England pace bowler Anya Shrubsole hopes this summer's inaugural Women's Cricket Super League can inspire the next generation of female cricketers.
The six hosts for the new Twenty20 competition, to run in July and August, were announced earlier this month.
"Hopefully it can strengthen the domestic game and produce players for England," Shrubsole told BBC Sport.
"The Women's Big Bash League in Australia has been a massive success, with big crowds and good coverage."
The WCSL will be a T20-only event in 2016, but will encompass the 50-over format as well in future seasons.
England & Wales Cricket Board (ECB) head of women's cricket Clare Connor has stressed how the league was created to improve both "performance and participation" in the women's game.
But there remains the hope that the WCSL can bridge the gap between the women's county game - which remains amateur, albeit with the participation of England's centrally contracted players when available - and international cricket.
"There's been a bigger gap than we would have liked," explained Shrubsole.
Connor told the ECB's website: "In time, we envisage this becoming a semi-professional playing opportunity for women."
|Building success down under|
|The 10 Women's Big Bash League (WBBL) games on free-to-air television attracted an average attendance of 7,032, with an average TV audience of 231,000|
|Of the 10 English players involved, Charlotte Edwards and Heather Knight made the team of the tournament|
|Feature: Is the Big Bash League the future of cricket?|
Lessons from the WBBL
Former Australia batter Mel Jones, who has been commentating on the men's and women's Big Bash Leagues, feels that although the WCSL has the "exciting" prospect of starting from scratch with six entirely new sides, the WBBL has benefited greatly from having its eight franchises aligned with the men's teams.
"They've got a blank canvas, but they can't piggyback on the success and the resources of the men's teams like the Big Bash has done," Jones told BBC World Service's Stumped programme.
"It'll be very challenging to get something up and running that is not only a success, but a success straight away like the WBBL has been. It might take a little longer to get a little bit of traction.
"But I still think it's important that the ECB and even the county men's structures get right behind it. That's probably going to be the biggest challenge, because there's no association with a county side other than Surrey and Yorkshire."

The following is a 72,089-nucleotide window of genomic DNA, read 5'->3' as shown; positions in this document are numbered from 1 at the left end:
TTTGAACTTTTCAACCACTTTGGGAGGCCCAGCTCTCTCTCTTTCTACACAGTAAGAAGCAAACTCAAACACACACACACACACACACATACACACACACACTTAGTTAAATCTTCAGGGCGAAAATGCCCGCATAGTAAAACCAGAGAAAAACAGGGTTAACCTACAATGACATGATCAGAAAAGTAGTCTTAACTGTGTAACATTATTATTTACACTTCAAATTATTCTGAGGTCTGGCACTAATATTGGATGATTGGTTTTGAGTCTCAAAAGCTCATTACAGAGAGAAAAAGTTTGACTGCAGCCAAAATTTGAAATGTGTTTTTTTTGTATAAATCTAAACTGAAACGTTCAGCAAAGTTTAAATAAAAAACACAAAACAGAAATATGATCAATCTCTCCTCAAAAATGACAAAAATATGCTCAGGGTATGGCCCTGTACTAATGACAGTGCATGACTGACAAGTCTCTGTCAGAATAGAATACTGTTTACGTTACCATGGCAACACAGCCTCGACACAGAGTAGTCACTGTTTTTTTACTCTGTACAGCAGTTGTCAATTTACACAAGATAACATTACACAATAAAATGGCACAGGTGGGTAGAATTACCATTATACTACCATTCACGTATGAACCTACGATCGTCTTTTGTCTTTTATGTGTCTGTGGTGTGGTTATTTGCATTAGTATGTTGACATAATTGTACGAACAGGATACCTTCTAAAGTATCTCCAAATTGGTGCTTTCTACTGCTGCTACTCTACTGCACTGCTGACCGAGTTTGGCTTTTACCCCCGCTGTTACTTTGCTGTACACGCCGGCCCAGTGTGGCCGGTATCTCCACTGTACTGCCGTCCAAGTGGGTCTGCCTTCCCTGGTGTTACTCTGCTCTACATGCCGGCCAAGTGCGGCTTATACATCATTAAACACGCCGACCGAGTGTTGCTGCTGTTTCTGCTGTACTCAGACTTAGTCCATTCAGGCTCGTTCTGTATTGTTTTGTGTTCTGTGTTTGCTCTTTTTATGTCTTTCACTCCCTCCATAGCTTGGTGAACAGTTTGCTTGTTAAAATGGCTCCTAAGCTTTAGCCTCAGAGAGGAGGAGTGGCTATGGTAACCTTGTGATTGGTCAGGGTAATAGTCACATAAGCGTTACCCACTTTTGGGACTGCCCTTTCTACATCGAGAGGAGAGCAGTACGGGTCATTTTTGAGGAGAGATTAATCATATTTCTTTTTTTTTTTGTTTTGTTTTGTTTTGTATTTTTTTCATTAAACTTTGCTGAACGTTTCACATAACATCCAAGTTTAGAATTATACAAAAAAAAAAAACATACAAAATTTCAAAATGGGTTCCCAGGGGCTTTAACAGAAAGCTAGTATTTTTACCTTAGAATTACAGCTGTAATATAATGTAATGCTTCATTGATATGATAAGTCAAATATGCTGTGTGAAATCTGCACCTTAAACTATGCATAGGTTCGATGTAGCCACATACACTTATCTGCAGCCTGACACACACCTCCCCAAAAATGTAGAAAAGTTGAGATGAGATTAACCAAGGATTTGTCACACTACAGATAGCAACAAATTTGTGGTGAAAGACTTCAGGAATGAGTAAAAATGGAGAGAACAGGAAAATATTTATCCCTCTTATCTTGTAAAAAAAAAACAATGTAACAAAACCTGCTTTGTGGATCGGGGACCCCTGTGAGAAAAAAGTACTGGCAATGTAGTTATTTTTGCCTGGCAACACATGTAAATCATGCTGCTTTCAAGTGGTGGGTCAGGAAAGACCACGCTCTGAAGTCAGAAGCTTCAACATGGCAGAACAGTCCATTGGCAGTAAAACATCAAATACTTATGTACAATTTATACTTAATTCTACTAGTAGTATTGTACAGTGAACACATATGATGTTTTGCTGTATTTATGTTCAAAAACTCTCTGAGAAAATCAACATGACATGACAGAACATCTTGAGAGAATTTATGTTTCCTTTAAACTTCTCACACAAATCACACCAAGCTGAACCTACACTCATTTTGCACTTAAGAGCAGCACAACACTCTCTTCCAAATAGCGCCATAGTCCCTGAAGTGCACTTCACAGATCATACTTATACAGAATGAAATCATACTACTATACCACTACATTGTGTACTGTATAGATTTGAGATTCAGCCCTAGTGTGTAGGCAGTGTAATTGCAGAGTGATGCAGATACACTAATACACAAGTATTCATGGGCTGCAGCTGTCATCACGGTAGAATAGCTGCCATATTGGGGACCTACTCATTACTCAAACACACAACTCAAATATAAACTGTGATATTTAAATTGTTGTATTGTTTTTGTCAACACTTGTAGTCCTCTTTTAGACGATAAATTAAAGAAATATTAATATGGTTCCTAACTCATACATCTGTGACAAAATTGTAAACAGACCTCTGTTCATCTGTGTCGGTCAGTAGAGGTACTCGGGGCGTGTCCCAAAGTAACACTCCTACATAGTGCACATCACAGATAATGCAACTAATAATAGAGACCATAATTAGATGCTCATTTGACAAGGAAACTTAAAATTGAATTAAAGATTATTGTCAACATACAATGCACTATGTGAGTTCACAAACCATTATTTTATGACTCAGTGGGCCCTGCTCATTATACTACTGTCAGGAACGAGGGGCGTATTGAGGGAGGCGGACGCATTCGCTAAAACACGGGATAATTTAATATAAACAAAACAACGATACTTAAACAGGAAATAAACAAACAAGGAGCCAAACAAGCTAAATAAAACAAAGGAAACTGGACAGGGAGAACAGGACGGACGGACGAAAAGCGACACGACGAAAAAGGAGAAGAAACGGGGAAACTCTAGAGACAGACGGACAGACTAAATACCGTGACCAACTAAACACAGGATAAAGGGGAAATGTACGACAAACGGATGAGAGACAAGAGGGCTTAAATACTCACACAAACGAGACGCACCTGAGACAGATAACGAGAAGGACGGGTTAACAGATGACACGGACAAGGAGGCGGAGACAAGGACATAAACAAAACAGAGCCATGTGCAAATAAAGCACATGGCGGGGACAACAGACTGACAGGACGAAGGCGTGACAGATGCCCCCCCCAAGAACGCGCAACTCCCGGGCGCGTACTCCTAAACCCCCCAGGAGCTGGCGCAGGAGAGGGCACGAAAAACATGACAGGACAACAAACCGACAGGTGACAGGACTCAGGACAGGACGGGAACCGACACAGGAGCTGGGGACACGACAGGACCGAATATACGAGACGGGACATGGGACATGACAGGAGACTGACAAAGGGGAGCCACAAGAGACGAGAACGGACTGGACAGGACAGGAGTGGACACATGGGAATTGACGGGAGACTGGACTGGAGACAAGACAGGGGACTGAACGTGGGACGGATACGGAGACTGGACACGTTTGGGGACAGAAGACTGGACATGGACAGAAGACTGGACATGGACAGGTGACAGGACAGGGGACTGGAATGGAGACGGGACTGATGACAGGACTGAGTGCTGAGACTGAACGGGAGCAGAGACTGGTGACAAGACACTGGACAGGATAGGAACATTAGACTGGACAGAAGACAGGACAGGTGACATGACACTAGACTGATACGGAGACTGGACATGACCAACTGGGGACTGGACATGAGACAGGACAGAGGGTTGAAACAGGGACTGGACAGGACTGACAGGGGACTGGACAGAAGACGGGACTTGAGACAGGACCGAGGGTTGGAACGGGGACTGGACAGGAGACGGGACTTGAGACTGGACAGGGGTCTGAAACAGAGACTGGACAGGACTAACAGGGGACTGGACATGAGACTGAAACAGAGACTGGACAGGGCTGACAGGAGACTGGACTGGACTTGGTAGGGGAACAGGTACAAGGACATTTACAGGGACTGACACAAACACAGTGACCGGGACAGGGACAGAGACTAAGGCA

Surrey and Yorkshire will both have stand-alone WCSL sides - although five other first-class counties are involved as partners of host sides.
|The six Women's Cricket Super League hosts|
|Hampshire Cricket (with partners Berkshire Cricket, Dorset Cricket Board, Isle of Wight Cricket Board, Oxfordshire Cricket, Southampton Solent University, Sussex Cricket, Wiltshire Cricket)|
|Lancashire County Cricket Board (with partners Lancashire County Cricket Club, Lancashire County Cricket Club Foundation)|
|South West (Somerset County Cricket Club, Gloucestershire County Cricket Club, University of Exeter)|
|Surrey County Cricket Club|
|Yorkshire County Cricket Club|
So who will play for which team?
The 19 contracted England players will be allocated to the six WCSL sides between now and Easter.
While endeavouring to make sure the teams - who are set to include some top overseas players - are balanced, Connor told the ECB's website: "We will also aim to try to maintain local relationships and allegiances wherever possible.
"It is foreseeable for example that Katherine Brunt, Danielle Hazell and Lauren Winfield will play for the Yorkshire team, while Kate Cross and Natalie Sciver will play for Lancashire and Surrey respectively."
So does this mean Shrubsole, who plays for Somerset in the Women's County Championship, will line up for the South West side?
"Obviously I'd love to play for the South West - I'm from Bath and that's where I've played my cricket," she said.
But for others - such as batter Lydia Greenway, who plays alongside skipper Charlotte Edwards for both Kent and England - there will be the novelty of playing for a new side.
"It's going to be strange," left-hander Greenway told BBC Sport.
"But over time, everyone will have new loyalties. And there's lots of things the league can achieve."
And as with the WBBL, media exposure will be key to its success.
"If it can get on the television, hopefully it can bring more young girls to the game and get them to try out cricket," added Greenway.
"That's been the biggest change since I've played for England, the fact that it's now a professional career option."